We had some very pleasant nights staying with Tim & Gace at their Grasmore B&B in Portree on the Isle of Skye. It was very to easy to feel comfortable in their home. Tim is a professional landscape photographer, so we had a couple of things to talk about. Anyone who is looking for a nice place to stay should visit Grasmore.
While we felt a bit sorry to go, we were glad to leave before some 110 km per hour winds arrived on the following day. It was raining steadily as we left and this continued with string winds for most of the day. The temperature hung around 9 to 11 degrees. Today, we are headed to Laide, just a little north of Gairloch on Scotland’s north west coast.
We drove back to the bridge at Kyle of Lochaish and dropped Ruth at the station so that she could continue on her part of her trip to London. We had no choice then, but to drive in Ruthlessly.
We drove around Loch Carron and Loch Kishorn to the tiny settlement of Tornapress. From there, we took the narrow winding road across some rugged and steep mountains to Applecross, one of the most remote villages in Scotland. The road was only wide enough for one car, but had passing places every 300 -400 meters. The local ritual seemed to be to flash your headlights at oncoming
cars to tell them that you were stopping at a passing place and they could come through and then to exchange waves, or a raising of one finger form the steering wheel to say thanks. It was a very interesting road with high peaks, switchback corners and narrow passes. It would have been stunning with less cloud and fine weather.
It was a delight to get to the little inn at Applecross and sit in the bar for lunch with dozens of other people eating all seeking relief from the weather and the warmth of the fire. There were a couple of people driving open sports cars and they had simply covered their parked car with a large golf umbrella which was tied down with octopus straps.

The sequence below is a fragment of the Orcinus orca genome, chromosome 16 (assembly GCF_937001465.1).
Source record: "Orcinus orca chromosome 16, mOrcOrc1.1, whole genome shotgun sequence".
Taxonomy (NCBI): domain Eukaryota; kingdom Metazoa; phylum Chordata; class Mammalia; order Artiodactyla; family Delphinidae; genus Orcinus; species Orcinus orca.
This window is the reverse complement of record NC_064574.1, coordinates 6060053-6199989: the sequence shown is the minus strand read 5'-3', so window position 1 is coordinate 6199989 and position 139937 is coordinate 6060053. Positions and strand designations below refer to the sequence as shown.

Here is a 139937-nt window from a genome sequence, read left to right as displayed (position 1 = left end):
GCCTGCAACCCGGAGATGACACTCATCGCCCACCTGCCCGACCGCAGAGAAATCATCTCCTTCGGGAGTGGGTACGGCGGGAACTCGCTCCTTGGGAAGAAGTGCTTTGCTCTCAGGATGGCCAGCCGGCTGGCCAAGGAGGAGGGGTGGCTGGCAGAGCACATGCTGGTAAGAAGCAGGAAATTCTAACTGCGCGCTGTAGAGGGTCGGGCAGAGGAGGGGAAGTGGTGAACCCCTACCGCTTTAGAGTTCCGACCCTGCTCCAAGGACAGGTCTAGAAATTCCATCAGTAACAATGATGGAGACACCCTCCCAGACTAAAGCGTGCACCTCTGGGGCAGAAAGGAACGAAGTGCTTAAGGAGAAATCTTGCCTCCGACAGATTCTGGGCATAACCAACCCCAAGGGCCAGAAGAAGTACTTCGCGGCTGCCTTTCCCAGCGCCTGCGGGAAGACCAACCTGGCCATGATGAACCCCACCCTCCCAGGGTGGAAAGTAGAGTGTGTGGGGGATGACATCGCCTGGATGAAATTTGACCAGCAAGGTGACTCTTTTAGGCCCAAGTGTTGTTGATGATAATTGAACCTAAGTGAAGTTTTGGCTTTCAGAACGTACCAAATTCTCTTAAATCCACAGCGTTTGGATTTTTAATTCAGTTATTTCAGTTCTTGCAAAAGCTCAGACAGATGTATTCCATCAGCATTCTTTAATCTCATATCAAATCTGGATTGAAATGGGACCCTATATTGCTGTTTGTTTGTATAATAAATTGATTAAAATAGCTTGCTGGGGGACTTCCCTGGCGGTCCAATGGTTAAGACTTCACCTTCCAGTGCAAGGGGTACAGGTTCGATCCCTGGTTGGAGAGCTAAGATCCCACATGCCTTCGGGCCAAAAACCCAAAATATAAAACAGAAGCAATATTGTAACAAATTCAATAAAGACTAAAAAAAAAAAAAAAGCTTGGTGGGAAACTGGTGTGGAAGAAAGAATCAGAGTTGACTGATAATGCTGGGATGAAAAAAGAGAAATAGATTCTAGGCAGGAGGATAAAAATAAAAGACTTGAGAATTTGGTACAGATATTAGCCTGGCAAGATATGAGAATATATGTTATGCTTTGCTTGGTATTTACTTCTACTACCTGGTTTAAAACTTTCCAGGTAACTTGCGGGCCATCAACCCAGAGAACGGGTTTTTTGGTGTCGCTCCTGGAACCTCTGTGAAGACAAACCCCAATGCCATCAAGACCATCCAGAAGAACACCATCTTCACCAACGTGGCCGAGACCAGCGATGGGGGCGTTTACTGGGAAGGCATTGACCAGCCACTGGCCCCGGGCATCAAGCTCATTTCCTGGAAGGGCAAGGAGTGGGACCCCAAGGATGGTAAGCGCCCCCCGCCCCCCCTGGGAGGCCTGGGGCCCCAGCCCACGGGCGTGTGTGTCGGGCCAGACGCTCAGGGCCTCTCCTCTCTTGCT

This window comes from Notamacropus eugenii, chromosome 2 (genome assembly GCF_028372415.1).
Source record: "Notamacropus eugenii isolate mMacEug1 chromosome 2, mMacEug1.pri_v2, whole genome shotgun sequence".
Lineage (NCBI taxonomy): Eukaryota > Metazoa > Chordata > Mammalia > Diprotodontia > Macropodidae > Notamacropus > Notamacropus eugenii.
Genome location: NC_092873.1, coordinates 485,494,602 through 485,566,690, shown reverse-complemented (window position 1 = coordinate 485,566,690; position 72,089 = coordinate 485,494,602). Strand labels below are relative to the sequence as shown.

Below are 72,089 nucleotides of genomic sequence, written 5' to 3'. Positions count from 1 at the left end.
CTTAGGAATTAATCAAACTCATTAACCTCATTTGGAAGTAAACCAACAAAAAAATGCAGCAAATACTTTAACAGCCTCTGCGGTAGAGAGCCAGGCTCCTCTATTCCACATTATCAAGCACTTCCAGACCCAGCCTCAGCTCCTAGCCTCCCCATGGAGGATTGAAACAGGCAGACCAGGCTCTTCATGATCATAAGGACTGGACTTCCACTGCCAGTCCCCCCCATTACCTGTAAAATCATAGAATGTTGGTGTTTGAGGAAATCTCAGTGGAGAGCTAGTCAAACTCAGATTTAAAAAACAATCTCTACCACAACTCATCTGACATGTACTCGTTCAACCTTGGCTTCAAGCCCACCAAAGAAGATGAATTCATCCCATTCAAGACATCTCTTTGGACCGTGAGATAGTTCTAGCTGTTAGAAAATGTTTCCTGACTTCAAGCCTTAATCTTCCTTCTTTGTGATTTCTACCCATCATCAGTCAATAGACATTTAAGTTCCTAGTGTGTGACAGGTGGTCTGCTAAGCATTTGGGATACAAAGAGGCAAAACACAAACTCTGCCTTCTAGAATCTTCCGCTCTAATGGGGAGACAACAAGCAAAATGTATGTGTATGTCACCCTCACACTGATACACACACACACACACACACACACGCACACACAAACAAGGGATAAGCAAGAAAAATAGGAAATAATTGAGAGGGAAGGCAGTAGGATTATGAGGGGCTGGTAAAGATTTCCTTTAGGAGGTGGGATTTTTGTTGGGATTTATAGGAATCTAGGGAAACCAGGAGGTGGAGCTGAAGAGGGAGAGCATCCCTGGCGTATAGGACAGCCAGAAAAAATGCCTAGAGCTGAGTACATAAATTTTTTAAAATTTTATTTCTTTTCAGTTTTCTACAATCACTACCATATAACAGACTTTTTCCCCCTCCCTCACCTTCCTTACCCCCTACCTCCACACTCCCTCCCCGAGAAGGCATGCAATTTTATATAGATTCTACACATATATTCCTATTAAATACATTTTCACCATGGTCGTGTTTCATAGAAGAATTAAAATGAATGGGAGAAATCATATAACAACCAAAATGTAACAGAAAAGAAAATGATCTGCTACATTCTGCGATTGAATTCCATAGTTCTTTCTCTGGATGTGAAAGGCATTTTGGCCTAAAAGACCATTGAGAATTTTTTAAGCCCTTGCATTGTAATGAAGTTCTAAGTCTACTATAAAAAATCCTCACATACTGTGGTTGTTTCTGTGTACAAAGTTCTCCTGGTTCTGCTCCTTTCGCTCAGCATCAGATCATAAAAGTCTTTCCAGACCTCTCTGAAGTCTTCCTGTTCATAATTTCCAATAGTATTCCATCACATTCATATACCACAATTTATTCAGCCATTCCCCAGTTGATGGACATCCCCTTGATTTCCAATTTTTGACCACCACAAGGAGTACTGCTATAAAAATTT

Back on the main road, we continued past Loch Maree to Gairloch. By now the weather had cleared a little and we were able to take a few photos of the rock outcrops in this rugged environment. We were interested to see a large bay at the sea loch of Lochewe and a lot of old military infrastructure. This was a secret location in WWII, where the Russian convoys formed. As the information board said, “there were enough ships moored here at any one time, that a person could almost walk across the bay without getting their feet wet”.
Getting wet was pretty much the order of the day, but we did manage to sneak in a few photos of the day that show the type of country through which we travelled.
Today was the day on which a nutty American religious group had predicted that the world would end. We passed one house whose occupants were clearly prepared for a flood (last photo). We are glad that we can get all the value from the costs of this trip rather than having to finish it part way because God was going to intervene!